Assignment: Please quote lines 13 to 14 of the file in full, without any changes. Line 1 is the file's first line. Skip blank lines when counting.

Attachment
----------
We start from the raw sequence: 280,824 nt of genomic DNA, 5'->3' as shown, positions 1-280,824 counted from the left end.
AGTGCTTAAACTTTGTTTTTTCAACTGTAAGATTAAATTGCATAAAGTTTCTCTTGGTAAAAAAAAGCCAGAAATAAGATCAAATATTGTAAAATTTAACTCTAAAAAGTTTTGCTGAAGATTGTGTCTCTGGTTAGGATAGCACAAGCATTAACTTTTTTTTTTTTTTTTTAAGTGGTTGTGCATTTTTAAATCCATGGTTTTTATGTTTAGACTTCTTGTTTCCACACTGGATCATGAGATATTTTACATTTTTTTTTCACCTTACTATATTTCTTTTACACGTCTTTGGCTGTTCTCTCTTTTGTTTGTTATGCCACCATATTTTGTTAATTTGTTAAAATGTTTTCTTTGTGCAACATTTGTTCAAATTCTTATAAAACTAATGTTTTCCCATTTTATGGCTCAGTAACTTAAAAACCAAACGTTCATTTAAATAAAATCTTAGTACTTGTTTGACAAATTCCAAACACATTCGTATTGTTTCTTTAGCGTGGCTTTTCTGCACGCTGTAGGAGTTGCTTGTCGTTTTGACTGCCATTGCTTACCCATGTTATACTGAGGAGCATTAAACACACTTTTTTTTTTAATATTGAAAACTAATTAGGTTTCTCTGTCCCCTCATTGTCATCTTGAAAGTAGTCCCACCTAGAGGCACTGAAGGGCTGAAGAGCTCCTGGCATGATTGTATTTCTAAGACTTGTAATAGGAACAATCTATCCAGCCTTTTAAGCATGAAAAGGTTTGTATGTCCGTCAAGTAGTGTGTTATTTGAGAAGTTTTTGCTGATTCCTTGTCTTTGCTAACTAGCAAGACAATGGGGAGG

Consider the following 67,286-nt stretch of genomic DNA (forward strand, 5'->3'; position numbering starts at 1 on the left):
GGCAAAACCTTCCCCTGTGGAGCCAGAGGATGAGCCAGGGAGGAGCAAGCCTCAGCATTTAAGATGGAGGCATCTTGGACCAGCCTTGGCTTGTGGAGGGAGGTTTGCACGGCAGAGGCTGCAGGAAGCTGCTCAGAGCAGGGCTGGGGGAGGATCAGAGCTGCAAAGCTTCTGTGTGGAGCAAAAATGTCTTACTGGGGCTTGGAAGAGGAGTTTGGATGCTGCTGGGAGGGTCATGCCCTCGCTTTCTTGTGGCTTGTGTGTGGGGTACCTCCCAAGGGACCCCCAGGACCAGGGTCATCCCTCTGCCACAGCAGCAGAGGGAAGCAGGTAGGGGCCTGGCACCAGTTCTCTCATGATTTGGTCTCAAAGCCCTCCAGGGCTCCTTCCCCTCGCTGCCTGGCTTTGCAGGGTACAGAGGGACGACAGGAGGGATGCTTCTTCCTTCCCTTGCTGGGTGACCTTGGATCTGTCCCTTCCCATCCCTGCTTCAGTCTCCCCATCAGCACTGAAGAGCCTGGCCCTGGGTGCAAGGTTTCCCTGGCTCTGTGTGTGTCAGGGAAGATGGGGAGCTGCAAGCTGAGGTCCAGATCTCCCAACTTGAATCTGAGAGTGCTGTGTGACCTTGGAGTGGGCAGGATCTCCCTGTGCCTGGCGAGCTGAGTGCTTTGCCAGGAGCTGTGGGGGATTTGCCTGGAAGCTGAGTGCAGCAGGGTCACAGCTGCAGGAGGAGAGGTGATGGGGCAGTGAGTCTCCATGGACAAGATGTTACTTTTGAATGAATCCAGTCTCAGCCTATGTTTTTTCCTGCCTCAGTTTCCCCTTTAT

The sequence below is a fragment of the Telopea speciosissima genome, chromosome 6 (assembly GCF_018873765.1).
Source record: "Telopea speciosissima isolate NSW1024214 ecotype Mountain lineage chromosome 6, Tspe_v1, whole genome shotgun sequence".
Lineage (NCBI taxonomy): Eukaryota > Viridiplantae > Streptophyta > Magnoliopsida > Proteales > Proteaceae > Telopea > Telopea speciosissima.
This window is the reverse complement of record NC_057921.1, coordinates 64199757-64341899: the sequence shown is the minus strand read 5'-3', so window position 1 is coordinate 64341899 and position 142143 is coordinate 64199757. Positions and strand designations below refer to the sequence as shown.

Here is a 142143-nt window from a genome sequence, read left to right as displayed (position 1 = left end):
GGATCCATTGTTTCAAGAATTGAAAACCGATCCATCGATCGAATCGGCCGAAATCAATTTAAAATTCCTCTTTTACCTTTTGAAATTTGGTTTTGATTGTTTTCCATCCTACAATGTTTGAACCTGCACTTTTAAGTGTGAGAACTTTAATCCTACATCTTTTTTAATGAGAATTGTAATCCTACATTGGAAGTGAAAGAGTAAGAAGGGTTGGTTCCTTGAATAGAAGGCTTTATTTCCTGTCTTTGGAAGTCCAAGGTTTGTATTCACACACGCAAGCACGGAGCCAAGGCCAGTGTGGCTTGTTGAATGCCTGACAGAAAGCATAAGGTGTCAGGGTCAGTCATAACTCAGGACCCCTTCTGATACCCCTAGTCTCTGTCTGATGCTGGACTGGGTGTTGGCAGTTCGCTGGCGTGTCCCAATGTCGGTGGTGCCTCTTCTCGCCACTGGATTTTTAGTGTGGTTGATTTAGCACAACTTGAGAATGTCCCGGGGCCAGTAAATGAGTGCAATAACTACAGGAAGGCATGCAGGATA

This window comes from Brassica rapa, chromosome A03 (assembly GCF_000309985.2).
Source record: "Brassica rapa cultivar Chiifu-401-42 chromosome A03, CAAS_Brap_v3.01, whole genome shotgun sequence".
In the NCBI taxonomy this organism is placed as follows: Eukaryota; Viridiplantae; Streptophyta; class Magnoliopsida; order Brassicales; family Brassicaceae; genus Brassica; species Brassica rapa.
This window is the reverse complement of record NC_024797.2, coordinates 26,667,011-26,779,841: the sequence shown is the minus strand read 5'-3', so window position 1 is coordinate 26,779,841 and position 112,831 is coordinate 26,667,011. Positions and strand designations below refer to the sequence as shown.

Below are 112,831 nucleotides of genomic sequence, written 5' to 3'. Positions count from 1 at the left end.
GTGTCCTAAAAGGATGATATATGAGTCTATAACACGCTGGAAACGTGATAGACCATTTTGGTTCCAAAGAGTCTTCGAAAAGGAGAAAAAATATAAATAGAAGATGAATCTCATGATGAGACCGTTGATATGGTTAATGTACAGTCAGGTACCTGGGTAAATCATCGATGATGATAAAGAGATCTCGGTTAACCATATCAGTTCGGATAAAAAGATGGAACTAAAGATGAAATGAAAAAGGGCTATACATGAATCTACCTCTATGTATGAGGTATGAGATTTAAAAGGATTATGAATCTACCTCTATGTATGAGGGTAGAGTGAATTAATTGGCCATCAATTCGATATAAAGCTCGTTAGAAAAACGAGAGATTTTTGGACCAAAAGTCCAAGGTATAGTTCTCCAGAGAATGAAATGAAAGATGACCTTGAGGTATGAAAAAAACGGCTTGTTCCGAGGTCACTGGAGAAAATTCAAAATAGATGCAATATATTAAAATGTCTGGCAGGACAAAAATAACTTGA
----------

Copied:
In the NCBI taxonomy this organism is placed as follows: Eukaryota; Viridiplantae; Streptophyta; class Magnoliopsida; order Brassicales; family Brassicaceae; genus Brassica; species Brassica rapa.
This window is the reverse complement of record NC_024797.2, coordinates 26,667,011-26,779,841: the sequence shown is the minus strand read 5'-3', so window position 1 is coordinate 26,779,841 and position 112,831 is coordinate 26,667,011. Positions and strand designations below refer to the sequence as shown.